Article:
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January 23, 2009 |  Print  Your Opinion  

Political Liberalism At the Heart of International Trade

Scott Edward Hartley: The relationship between economic and political liberalism is central to sealing the fate of the international economy. If global trade is to flourish, the free exchange of ideas must be promoted and presided over by international organizations in order to countermand myopic trade policies.

Economic liberalism is the notion that markets are the most efficient means of allocating capital and resources. Furthermore, economic liberalism invokes the credo in favor of individual liberty espoused by Thomas Payne in his Rights of Man, namely "that government is best which governs least." Embodying free trade, economic liberalism allows, more comprehensively, the freedom of capital, goods, and services to move most freely across borders with limited intervention of governments. Capital controls are minimal, foreign credit is widely available, capital account convertibility is provided, and direct investment is facilitated.

In evaluating international posture with regard to international trade in 2020, it is important to look at the trend in underlying political institutions. While Woodrow Wilson fought to make the world safe for democracy in World War I, its major proliferation has come since the fall of the Berlin Wall. The advent of democracy is not new, but its proliferation is noteworthy, and its increased presence is likely to affect its growth and subsequently impact the extent to which international trade is governed by domestic majority interests.

Some scholars cite the Hegelian concept that history is rooted in consciousness and that economic liberalism is a necessary precondition for political liberalism. This contention is verified empirically in post-Soviet Eastern Europe where economic liberalization has paved the way for democratic development. Contrarily, this contention is empirically overturned in South East Asia where economic liberalization has not historically engendered democratic success. In Singapore, Lee Kwan Yew consolidated his authoritarian city-state under a liberalized economy, and in 1978 Deng Xiaoping followed by example in economically liberalizing a Communist China that, to this day, is politically illiberal.

Economic liberalism will not necessarily have a causal relationship with further democratic development. One could argue that economic illiberalism could have a greater impact in helping create conditions for democratic development. Western states have argued for liberal trade engagement, arguably helping developing states leverage their comparative advantages to export goods to an expanded market. In South Korea, however, comparative advantage in producing rice at one time limited the extent to which they could gain export diversification. Only by pursuing illiberal trade policies, exporting goods but allowing its domestic industry to flourish by restricting imports, was South Korea able to foster industry agglomeration, improved efficiency, reduced costs of production, and altered terms of trade that gave them comparative advantage in producing higher-value final goods -not rice. In South Korea, illiberal economic policies were perhaps a permissive cause of their economic, and perhaps democratic success.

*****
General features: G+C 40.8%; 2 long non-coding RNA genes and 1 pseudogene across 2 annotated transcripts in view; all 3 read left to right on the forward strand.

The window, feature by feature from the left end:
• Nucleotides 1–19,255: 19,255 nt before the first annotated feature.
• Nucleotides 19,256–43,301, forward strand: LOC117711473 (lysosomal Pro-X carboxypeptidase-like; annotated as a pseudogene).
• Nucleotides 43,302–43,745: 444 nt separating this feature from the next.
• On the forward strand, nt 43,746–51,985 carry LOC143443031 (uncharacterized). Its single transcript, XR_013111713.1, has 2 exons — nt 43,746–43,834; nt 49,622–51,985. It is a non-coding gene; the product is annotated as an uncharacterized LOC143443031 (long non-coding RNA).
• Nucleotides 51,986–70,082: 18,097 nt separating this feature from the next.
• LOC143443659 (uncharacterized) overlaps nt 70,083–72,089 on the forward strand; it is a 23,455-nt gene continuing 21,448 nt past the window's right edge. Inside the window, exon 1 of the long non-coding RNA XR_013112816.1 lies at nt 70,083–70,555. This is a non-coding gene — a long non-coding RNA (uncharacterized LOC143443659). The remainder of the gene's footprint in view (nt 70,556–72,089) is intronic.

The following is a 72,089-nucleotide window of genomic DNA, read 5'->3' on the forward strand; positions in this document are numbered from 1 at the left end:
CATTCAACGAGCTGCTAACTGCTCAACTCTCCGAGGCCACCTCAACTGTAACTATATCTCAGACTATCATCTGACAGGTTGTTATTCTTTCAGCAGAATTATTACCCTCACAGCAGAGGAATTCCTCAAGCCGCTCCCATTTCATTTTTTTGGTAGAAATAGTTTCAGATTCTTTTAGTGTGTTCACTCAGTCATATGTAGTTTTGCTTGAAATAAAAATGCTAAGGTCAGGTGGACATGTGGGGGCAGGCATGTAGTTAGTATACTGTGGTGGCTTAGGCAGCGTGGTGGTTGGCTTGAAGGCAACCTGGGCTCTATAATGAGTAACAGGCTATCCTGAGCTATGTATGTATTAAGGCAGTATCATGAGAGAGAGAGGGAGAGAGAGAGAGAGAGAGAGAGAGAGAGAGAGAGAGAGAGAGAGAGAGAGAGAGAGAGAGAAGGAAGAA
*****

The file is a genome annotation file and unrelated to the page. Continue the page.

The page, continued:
In the case of democracies interacting through international trade regimes, to the extent that democracy is politically liberal, it will largely be economically liberal due to overlap between political and economic rights. For example, the political rights of the individual, as protected under liberal democracy, include the Lockean economic right to personal property.

However, to believe that liberal democracy will necessarily lead to economic liberalism is false. In fact, under specific property circumstances these two forms of liberalism can be at odds, even mutually exclusive. For example, a politically liberal democracy guarantees the protection of property rights, but in the case of ideas, intellectual property is a political right and an economically illiberal policy. Patents are politically liberal because they protect individual ideas as "intellectual property," but economically illiberal in that they guarantee a temporary monopoly in an attempt to protect property and incentivize creativity. In liberal democracies, elements of economic illiberalism should exist to protect individual rights, and this will necessarily impact international trade.

Underlying political institutions therefore necessarily impact those international bodies that arbitrate agreements on international trade. The World Trade Organization, as transitioned from GATT in 1995, will create agreements by consensus that then require national ratification. An increased proliferation of democracy -especially illiberal democracy- will create institutions wherein the private interests of an uninformed and selfish majority could make citizen demands requiring illiberal trade policies that are protectionist and counter-productive. Enhanced global trade will require not only a central body that allows free transmission of ideas, but also that each constituent regime promotes politically liberal policies that countermand their myopic trade policies forced by a tyranny of the majority that scholars of antiquity most feared in democracy.

Scott E. Hartley is a Masters student in International Affairs at Columbia University. He received his BA in Political Science from Stanford University where he received the 2004-2005 Stanford Dean of Students Outstanding Achievement Award. He has policy experience in NGOs, the UN, the US State Department, and the White House.

This article has been shortlisted for the Atlantic Community's "Global Governance in 2020" student competition.

 


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